Have Americans lost their addiction to more and more stuff?

Have years of economic stagnation tempered the US consumer’s habit of accumulating ever more stuff..?

Americans might just be kicking the habit. Because while manufacturing is picking up and property sales and construction are both coming up off the floor, US retail spending remains distinctly shaky.

Spending fell in June, down 0.5% from May, and the spring numbers were the worst since the dark days of late 2008. The fall in sales is expected to hinder economic growth…

In 2005, the personal savings rate in the US was 1.5%, compared to Japan’s 15%. Today, Americans are saving about 4% of their personal income, according to the US Bureau of Economic Analysis.

“It has been an absolutely fundamental shift in consumer behaviour, coming in no small part from an absolutely fundamental shift in where consumers think they are and where they think they can expect to be, not just six months from now but five years, 10 years down the road,” says Ken Goldstein of the Conference Board…

Maybe America’s decades-long buying binge is drawing to a close – or at least shoppers are taking a breather.

It is hard to believe, so ingrained is shopping and consuming in the American way of life. But, says Mr Goldstein of the Conference Board, there has been a shift.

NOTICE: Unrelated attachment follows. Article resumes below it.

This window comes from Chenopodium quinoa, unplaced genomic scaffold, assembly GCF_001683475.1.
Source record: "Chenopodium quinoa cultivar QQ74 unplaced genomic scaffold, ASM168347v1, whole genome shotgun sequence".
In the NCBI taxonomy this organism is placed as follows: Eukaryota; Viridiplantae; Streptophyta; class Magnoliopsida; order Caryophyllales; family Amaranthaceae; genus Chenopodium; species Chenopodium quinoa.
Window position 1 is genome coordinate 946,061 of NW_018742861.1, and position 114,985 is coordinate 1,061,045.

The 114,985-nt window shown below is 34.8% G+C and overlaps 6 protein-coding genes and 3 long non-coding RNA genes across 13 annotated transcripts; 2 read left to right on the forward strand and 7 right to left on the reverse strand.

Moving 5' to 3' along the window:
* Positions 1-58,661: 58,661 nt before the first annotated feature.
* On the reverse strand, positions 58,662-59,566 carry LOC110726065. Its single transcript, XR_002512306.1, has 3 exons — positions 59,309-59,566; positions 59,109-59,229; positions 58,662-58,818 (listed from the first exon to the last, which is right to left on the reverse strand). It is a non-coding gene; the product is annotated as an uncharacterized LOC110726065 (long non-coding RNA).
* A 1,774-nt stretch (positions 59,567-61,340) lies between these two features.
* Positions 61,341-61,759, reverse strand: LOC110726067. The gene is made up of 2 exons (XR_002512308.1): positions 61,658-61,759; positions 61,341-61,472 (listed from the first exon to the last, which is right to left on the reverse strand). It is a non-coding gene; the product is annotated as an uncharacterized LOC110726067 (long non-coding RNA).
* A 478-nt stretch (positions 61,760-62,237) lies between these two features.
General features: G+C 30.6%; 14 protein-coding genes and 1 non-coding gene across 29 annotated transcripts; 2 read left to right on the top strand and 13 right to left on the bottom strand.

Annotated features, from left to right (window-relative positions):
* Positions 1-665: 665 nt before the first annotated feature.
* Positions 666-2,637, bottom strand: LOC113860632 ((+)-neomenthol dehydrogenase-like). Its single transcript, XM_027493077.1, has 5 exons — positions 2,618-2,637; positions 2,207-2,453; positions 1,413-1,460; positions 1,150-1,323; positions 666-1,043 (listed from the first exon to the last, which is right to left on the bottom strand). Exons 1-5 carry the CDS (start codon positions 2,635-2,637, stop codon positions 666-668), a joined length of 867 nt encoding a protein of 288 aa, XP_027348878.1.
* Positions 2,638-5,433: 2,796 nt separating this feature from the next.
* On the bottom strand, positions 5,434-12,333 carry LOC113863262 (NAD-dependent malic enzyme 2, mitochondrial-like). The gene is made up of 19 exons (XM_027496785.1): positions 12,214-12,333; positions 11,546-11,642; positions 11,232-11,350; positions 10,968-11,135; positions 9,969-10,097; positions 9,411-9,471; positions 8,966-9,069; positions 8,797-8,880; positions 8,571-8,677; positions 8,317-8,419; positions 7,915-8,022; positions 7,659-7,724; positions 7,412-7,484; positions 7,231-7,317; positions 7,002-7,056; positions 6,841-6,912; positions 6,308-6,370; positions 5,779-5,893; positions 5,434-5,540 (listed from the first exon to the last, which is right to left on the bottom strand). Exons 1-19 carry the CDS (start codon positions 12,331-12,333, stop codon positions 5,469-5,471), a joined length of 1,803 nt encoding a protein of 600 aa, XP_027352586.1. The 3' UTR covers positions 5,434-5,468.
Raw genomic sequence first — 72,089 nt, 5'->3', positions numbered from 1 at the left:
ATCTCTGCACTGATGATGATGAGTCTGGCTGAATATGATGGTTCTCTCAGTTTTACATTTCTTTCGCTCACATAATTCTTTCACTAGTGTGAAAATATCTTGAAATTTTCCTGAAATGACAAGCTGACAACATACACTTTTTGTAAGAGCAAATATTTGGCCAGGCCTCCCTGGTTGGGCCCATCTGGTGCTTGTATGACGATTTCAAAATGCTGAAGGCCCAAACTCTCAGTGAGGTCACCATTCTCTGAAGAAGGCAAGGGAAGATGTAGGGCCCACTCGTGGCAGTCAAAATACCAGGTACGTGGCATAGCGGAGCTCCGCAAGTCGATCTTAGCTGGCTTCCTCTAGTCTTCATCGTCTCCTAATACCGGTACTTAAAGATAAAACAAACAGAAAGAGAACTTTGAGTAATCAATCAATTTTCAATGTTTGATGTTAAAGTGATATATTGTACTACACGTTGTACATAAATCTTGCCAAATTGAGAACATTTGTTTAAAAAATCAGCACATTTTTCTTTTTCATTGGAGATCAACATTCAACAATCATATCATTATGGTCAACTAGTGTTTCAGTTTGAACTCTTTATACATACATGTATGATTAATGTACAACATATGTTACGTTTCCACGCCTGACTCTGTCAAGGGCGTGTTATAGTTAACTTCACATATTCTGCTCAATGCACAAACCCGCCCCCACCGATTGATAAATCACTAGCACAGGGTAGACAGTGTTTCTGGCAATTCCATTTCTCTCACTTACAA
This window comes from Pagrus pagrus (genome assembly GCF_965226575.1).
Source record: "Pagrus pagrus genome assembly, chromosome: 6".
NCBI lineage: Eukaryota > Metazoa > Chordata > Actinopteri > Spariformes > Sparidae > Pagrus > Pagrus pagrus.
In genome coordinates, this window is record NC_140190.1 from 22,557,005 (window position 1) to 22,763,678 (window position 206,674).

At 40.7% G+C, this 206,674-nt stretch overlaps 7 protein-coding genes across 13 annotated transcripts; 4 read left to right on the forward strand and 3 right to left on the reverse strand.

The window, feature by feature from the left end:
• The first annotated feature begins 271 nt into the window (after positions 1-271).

“It’s like that play Waiting for Godot,” he says. “Anybody who has seen the play knows, by the time the curtain comes down, Godot never arrives.

“I’m not saying that the consumer will never arrive. But don’t hold your breath.”

Could be. I was never a compulsive consumer – even with my heart’s delight geek gadgets and digital devices.

Though we have more electronic gear than most of my peers – and my wife and I are both geeks, I’ve been online since 1983 – we only buy stuff we use on a regular basis. For example, we’re fans of both of Apple’s operating systems and matching devices, I have an iMac for my desktop computer and an iPad which replaced my laptop. My wife has a MacBook Air which she uses as a portable device and desktop replacement.

For larger storage, we have Apple’s Time Capsule which serves both as router and network storage. And an additional standalone hard drive for redundant backup.

Neither of us has a smartphone, though my wife will probably get an iPhone when the price on an unlocked iPhone 4 gets down to what she considers reasonable.

Our HDTV is about 4 years old and though I have an upgrade model I’d like to get, I know how far the price can come down – having watched the process with our existing set. We can wait.

My Dodge pickup is 18 years old, her Volvo is about 30 years years old. Each has over 200,000 miles on the clock. Hey, they both run just fine. We have the next purchases figured out – but, not until we need to replace what we have.

Though retired 10 years, now – I have more money saved than when I retired. Nothing magical, no stock market secrets – jut diligent disciplined savings and investing. I’m decent at picking market bottoms. Cripes – it sounds boring; but, it just makes sense.